The "When" and "How" of Work Matters Less
The traditional workday and workweek have both been obsolete for over a decade. They were unworkable before the pandemic, and they are unworkable now.
Deals are not made solely during business hours, and creativity doesn't follow a rigid schedule.
We have stubbornly clung to this relic for so long, and it is baffling. Different people hit their productivity peak at different times.
The Atlantic noted that many people have internal clocks that don't work with a nine-to-five schedule.
With any luck, COVID-19 will destroy this outdated standard for good.
By nature, distributed work requires flexible scheduling. The type of challenges or distractions an employee might face at home from family, pets, or even their general surroundings do not occur at set times.
The good news is that many businesses appear to realize this. They have realized that it doesn't matter when or how someone does their job. The only thing that matters is that they do their job right.
We're Working Less (But Getting More Done)
We think, mistakenly, that success is the result of the amount of time we put in at work instead of the quality of time we put in. — Ariana Huffington
Data from Prodoscore shows that
even though remote employees worked fewer hours, they were more productive than they would have been in the office .
There are several reasons for this.
Someone working from home has complete control of their environment. They can more easily eliminate distractions and make their surroundings comfortable.
A remote worker doesn't need to worry about commuting to the office or loose working hours to duck out for a doctor's appointment.
Remote workers are generally happier, more engaged, and more loyal to their organization, as established in a 2019 survey from Flex Jobs.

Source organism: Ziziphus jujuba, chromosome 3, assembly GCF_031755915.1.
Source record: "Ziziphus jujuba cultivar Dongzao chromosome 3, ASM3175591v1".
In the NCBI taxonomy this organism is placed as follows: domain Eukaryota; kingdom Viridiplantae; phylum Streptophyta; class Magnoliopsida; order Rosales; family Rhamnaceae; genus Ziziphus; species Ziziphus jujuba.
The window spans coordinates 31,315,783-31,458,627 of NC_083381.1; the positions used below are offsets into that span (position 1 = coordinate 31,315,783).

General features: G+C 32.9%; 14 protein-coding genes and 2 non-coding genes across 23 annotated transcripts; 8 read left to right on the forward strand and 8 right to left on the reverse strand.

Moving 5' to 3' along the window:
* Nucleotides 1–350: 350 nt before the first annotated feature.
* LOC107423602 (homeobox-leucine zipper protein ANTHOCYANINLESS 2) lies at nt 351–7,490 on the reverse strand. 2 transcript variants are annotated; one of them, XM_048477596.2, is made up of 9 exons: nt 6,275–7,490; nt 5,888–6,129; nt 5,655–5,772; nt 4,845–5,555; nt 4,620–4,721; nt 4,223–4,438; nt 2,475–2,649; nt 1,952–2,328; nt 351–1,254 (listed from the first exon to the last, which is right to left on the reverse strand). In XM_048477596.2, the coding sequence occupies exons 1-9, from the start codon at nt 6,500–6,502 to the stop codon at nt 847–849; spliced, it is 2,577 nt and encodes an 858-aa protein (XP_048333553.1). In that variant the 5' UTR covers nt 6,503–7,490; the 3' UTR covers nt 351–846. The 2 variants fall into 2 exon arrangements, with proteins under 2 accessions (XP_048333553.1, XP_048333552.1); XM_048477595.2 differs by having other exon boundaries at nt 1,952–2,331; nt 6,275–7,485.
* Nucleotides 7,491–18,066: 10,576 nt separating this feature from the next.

This all translates to increased productivity.
Most people feel
that they are either equally or more productive working remotely instead of in the office.
Virtual Collaboration Is More Important Than Ever
The Harvard Business Review, COVID-19 has created a widening productivity gap. At the core of this gap is that many businesses did not have adequate systems and processes for collaboration before the pandemic.
They did not understand how to manage their workforce and were hit especially hard as a result.
On the other hand, the businesses that improved knew their workforce well enough that they were able to pivot with the pandemic. They knew what their employees needed to work remotely and
put in place all the necessary groundwork for virtual collaboration.
Per Forbes, such measures are critical for surviving COVID-19. But
they'll be even more critical in the future.
Businesses that are unable to keep remote workers connected to the workplace and their colleagues will find themselves suffering the same fate as those that failed to
adapt to changing times— left behind by their industry and competition.
Make sure you know
how to navigate through the Coronavirus health crisis as a sales professional by listening to Jim Panacero’s Outside Sales Talk podcast episode.
An Uncertain Road Ahead
As we eventually emerge from this crisis, the question that is critical for us to answer is:
How will we work differently?
COVID-19 has redefined how we relate to the workplace. It's changed how we think about productivity.
How we feel about digital collaboration, the way we work, and how we measure success, are now all fundamentally different.
And more changes are likely to come. The pandemic and its lasting effects will still be felt for some time to come. For now, the best thing any of us can do is adapt.
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About the Author: Brad Wayland is the Chief Strategy Officer at
BlueCotton, a site with high-quality, easy-to-design custom t-shirts.